Small Green 84

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  • Condition Report

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  • Provenance

    Patrick De Brock Gallery, Knokke-Heist
    Private Collection (acquired from the above)
    Acquired from the above by the present owner

  • Exhibited

    Knokke-Heist, Patrick De Brock Gallery, Jonas Wood, August 5 - 29, 2011
    Luxembourg, Zidoun-Bossuyt Gallery, Atmosphères by Jean-Claude Lazard, November 16 - December 17, 2016

  • Video

    Jonas Wood, 'Small Green 84', Lot 18

    20th Century & Contemporary Art Evening Sale, 14 October

  • Catalogue Essay

    “These plant paintings are exploring shape and repetition in the same way as Alexander Calder—through suspension in space.... The plant paintings are refined, simplified forms of just shape and color with only a touch of representation." – Jonas Wood

    Small Green 84, 2011, is a prime example of Jonas Wood’s vivid and textured renderings of foliage that have garnered international acclaim. Depicting a row of four soil-filled pots, three of which hold flourishing green indoor plants, the painting reinterprets the conventional genre of the still-life in a contemporary context. In a manner redolent of Cubist experiments with perspectival spaces, Wood fills his canvases with planes of flat, graphic color onto which he free-hands intricate and textured details. In its singular portrayal of the intimate objects that surround our interiors, Small Green 84 reinvents the everyday through an investigation of color and spatial abstraction.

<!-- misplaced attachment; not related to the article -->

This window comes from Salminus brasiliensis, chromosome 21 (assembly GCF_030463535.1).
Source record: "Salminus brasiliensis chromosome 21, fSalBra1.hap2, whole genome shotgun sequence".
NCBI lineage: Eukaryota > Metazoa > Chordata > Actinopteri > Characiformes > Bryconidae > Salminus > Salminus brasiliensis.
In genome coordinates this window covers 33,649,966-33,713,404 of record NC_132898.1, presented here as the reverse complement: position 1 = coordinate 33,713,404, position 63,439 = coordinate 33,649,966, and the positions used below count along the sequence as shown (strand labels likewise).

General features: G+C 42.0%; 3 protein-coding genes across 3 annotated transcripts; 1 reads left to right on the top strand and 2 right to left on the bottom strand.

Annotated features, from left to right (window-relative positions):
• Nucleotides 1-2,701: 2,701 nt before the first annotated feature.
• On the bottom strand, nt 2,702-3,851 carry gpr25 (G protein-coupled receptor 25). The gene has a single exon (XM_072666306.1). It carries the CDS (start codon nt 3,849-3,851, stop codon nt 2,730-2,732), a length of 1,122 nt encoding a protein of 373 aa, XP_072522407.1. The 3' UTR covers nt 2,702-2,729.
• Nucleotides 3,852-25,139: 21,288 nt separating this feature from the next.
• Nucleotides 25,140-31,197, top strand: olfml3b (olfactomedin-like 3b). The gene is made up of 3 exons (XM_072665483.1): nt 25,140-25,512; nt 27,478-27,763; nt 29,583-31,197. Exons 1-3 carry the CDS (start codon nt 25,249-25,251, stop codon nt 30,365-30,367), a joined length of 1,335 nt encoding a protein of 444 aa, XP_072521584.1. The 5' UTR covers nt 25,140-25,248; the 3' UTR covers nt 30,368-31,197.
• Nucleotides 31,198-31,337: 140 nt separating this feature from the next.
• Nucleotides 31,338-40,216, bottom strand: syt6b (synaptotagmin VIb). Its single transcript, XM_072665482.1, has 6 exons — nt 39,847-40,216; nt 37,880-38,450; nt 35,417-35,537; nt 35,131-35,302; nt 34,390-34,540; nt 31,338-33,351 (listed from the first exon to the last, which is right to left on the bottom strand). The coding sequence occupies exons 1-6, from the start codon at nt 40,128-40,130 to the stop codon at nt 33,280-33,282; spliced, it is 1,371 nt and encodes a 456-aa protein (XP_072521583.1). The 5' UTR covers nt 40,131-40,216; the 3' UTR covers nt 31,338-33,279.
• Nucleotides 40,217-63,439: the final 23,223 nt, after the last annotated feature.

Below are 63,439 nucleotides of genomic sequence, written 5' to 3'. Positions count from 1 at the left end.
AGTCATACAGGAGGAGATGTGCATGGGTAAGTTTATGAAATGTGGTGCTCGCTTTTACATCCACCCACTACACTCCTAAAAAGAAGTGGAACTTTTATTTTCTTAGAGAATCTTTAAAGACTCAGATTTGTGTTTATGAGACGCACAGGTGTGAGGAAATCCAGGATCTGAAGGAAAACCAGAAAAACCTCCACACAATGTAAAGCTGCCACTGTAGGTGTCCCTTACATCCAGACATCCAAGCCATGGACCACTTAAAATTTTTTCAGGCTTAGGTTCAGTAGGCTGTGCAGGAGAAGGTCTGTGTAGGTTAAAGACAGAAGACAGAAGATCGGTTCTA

Small Green 84 positions Wood in the art historical genealogy of still-life painters, in which he is the heir to renowned masters such as Francisco de Zurbarán, Jean-Baptiste-Siméon Chardin, and Paul Cézanne. However, Wood’s family also introduced him to modern masterpieces of the Western canon; as the artist himself acknowledged, “Matisse, Picasso, Braque, Calder, Monet, Vuillard, Bonnard, van Gogh, Stuart Davis, and Hockney have all been very real influences to me. When I was a young child, my family would speak about these artists as examples of greatness in painting. I guess even then I took them seriously because these are the artists I ended up fashioning my studio practice after” (Jonas Wood, quoted in Emma-Louise Tovey, “Jonas Wood,” Dossier Journal, April 3, 2012, online). Indeed, the influence of these modernists on Small Green 84 is extremely conspicuous: while the flattened, chromatic planes of the leaves resemble Henri Matisse’s cut-outs, the canvas’s painterly surface is evocative of Vincent van Gogh’s impasto-rich still-lifes. In its reference to the artistic language of his predecessors, Small Green 84 coalesces a rich history of tradition with Wood’s unique contemporary voice.